Stage 1: Terminology and Technical Foundations.- Step 1: Thinking in Layers and Aspects.- Step 2: Seeing the Big Picture.- Step 3: Recognizing the Potential.- Stage 2: Why the Blockchain Is Needed.- Step 4: Discovering the Core Problem.- Step 5: Disambiguating the Term.- Step 6: Understanding the Nature of Ownership.- Step 7: Spending Money Twice.- Stage 3: How the Blockchain Works.- Step 8: Planning the Blockchain.- Step 9: Documenting Ownership.- Step 10: Hashing Data.- Step 11: Hashing in the Real World.- Step 12: Identifying and Protecting User Accounts.- Step 13: Authorizing Transactions.- Step 14: Storing Transaction Data.- Step 15: Using the Data Store.- Step 16: Protecting the Data Store.- Step 17: Distributing the Data Store Among Peers.- Step 18: Verifying and Adding Transactions.- Step 19: Choosing a Transaction History.- Step 20: Paying for Integrity.- Step 21: Bringing the Pieces Together.- Stage 4: Limitations and Their Solutions.- Step 22: Seeing the Limitations.- Step 23: Reinventing the Blockchain.- Stage 5: Using the Blockchain, Summary, and Outlook Step 24: Using the Blockchain.- Step 25: Summarizing and Going Further.- Bibliography.-
Daniel Drescher is an experienced banking professional who has held positions in electronic security trading in a range of banks. His recent activities have focused on automation, machine learning and big data in the context of security trading. Amongst others, Daniel holds a Doctorate in Econometrics from the Technical University of Berlin and an MSc in Software Engineering from the University of Oxford.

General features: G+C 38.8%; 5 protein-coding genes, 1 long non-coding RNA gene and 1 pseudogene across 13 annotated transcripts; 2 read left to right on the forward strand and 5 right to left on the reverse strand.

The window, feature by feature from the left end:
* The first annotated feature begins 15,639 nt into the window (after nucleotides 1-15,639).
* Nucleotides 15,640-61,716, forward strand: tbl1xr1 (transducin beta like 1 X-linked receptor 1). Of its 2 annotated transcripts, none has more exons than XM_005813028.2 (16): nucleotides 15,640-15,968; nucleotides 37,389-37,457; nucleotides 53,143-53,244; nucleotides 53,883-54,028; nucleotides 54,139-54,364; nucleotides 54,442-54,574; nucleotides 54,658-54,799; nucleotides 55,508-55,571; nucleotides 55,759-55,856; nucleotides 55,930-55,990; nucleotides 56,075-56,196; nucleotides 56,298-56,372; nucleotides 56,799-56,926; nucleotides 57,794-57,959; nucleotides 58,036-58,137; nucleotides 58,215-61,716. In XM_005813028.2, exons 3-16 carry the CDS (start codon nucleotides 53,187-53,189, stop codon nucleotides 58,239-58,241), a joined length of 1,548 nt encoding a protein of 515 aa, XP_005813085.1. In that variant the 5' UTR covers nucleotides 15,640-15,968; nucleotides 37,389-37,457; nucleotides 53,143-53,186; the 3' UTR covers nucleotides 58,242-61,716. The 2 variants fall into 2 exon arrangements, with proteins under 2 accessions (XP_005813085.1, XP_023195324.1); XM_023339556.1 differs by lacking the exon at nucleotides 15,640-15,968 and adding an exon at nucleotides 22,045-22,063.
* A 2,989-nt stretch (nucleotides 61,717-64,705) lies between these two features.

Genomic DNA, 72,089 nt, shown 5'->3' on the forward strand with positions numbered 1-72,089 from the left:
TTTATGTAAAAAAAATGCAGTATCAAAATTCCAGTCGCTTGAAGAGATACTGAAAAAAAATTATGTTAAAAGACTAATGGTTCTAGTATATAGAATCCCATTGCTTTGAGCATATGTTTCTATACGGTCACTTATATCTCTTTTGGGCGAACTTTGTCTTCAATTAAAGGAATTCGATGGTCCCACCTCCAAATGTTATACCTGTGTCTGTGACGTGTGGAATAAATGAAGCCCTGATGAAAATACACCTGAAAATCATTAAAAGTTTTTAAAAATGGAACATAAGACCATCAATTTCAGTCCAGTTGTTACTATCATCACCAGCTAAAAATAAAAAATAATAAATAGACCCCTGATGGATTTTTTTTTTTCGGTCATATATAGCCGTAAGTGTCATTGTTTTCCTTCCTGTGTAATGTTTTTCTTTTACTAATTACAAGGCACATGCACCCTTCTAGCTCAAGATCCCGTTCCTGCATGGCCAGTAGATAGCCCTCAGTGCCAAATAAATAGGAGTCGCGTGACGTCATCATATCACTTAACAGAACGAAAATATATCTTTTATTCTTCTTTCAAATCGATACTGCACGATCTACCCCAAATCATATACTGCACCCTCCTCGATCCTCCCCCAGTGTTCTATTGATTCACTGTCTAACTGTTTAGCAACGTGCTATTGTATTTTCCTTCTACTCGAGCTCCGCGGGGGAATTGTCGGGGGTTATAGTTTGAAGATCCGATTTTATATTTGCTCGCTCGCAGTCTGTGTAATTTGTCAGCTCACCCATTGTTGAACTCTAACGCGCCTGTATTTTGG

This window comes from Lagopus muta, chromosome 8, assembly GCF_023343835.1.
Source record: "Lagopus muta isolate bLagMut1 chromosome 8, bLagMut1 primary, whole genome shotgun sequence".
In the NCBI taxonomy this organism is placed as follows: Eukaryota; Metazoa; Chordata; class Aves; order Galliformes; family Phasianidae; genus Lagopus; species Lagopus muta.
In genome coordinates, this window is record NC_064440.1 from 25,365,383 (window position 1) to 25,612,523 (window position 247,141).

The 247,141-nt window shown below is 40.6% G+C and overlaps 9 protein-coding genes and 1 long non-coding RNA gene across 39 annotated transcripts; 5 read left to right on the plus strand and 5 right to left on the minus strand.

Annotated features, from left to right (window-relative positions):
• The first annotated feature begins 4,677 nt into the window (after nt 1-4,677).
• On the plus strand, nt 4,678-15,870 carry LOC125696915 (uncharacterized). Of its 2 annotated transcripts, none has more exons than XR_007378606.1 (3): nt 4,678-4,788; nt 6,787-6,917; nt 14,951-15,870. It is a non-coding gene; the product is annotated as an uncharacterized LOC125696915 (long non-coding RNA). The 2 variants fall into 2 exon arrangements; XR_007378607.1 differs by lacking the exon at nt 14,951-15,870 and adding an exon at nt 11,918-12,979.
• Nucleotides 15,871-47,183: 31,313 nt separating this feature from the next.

"The book is really what is says to be - it introduces the "Blockchain Basics" without formulas or programming. And still, does it in a serious way, which allows you to "take home" the knowledge after reading it." (vitoshacademy.com , May, 2018) "The book could be used as a textbook or simply to help structure a presentation on blockchain. ... I think that the book achieves its objectives: to explain to a nontechnical audience what the blockchain is, how it works, and where it can be applied. It should also allow the reader to understand a lot of the hype that surrounds blockchain and to differentiate the ways in which the term is used." (Computing Reviews, October, 2017)